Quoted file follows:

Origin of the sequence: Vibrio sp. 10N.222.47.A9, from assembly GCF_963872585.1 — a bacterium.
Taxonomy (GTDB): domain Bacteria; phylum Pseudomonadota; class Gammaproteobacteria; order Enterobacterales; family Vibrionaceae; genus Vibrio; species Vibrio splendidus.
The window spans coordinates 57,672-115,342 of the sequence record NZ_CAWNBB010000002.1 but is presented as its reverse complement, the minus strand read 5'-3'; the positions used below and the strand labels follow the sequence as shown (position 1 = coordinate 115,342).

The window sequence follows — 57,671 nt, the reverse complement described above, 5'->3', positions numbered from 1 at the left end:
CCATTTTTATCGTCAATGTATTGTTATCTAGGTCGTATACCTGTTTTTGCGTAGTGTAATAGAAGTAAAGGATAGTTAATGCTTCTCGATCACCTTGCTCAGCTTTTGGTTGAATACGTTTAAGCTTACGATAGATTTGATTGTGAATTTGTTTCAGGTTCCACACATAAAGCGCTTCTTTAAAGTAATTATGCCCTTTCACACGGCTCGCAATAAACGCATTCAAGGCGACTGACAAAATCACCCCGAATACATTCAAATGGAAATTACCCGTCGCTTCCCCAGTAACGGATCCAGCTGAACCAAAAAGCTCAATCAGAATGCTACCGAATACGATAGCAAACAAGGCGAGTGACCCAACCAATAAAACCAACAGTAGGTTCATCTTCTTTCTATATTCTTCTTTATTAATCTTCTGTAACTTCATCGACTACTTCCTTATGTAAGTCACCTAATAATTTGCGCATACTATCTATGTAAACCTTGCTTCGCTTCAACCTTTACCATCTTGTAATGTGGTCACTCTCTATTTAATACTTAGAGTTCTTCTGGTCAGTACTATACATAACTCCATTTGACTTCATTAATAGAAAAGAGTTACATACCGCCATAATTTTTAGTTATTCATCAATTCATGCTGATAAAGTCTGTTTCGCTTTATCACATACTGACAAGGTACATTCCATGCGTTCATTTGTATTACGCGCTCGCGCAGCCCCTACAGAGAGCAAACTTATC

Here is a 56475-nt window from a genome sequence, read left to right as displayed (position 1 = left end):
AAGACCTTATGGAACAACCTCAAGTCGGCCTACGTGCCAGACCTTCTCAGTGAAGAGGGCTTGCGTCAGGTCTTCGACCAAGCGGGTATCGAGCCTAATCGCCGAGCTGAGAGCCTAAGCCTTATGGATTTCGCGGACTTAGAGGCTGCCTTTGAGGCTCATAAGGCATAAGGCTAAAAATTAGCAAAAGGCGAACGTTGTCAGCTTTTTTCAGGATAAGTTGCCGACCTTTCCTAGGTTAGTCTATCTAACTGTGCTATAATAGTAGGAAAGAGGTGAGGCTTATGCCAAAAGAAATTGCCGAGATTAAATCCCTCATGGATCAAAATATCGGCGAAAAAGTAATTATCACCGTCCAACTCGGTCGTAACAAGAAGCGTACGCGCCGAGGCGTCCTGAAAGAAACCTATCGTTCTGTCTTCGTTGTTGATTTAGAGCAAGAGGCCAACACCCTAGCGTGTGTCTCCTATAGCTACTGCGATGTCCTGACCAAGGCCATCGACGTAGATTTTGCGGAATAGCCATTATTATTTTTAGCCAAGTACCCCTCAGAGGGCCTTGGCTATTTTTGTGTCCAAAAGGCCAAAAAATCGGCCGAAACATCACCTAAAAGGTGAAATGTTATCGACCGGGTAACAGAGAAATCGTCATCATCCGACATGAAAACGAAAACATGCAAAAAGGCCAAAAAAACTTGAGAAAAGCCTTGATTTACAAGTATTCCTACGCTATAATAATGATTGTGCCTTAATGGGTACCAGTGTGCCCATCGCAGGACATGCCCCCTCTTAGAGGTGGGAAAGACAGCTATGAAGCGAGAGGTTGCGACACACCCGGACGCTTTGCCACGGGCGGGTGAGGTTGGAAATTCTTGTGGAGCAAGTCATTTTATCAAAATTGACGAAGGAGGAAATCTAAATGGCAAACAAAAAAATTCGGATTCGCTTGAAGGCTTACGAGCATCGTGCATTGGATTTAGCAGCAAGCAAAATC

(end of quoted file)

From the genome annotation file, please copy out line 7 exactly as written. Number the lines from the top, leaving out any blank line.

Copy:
AAGACCTTATGGAACAACCTCAAGTCGGCCTACGTGCCAGACCTTCTCAGTGAAGAGGGCTTGCGTCAGGTCTTCGACCAAGCGGGTATCGAGCCTAATCGCCGAGCTGAGAGCCTAAGCCTTATGGATTTCGCGGACTTAGAGGCTGCCTTTGAGGCTCATAAGGCATAAGGCTAAAAATTAGCAAAAGGCGAACGTTGTCAGCTTTTTTCAGGATAAGTTGCCGACCTTTCCTAGGTTAGTCTATCTAACTGTGCTATAATAGTAGGAAAGAGGTGAGGCTTATGCCAAAAGAAATTGCCGAGATTAAATCCCTCATGGATCAAAATATCGGCGAAAAAGTAATTATCACCGTCCAACTCGGTCGTAACAAGAAGCGTACGCGCCGAGGCGTCCTGAAAGAAACCTATCGTTCTGTCTTCGTTGTTGATTTAGAGCAAGAGGCCAACACCCTAGCGTGTGTCTCCTATAGCTACTGCGATGTCCTGACCAAGGCCATCGACGTAGATTTTGCGGAATAGCCATTATTATTTTTAGCCAAGTACCCCTCAGAGGGCCTTGGCTATTTTTGTGTCCAAAAGGCCAAAAAATCGGCCGAAACATCACCTAAAAGGTGAAATGTTATCGACCGGGTAACAGAGAAATCGTCATCATCCGACATGAAAACGAAAACATGCAAAAAGGCCAAAAAAACTTGAGAAAAGCCTTGATTTACAAGTATTCCTACGCTATAATAATGATTGTGCCTTAATGGGTACCAGTGTGCCCATCGCAGGACATGCCCCCTCTTAGAGGTGGGAAAGACAGCTATGAAGCGAGAGGTTGCGACACACCCGGACGCTTTGCCACGGGCGGGTGAGGTTGGAAATTCTTGTGGAGCAAGTCATTTTATCAAAATTGACGAAGGAGGAAATCTAAATGGCAAACAAAAAAATTCGGATTCGCTTGAAGGCTTACGAGCATCGTGCATTGGATTTAGCAGCAAGCAAAATC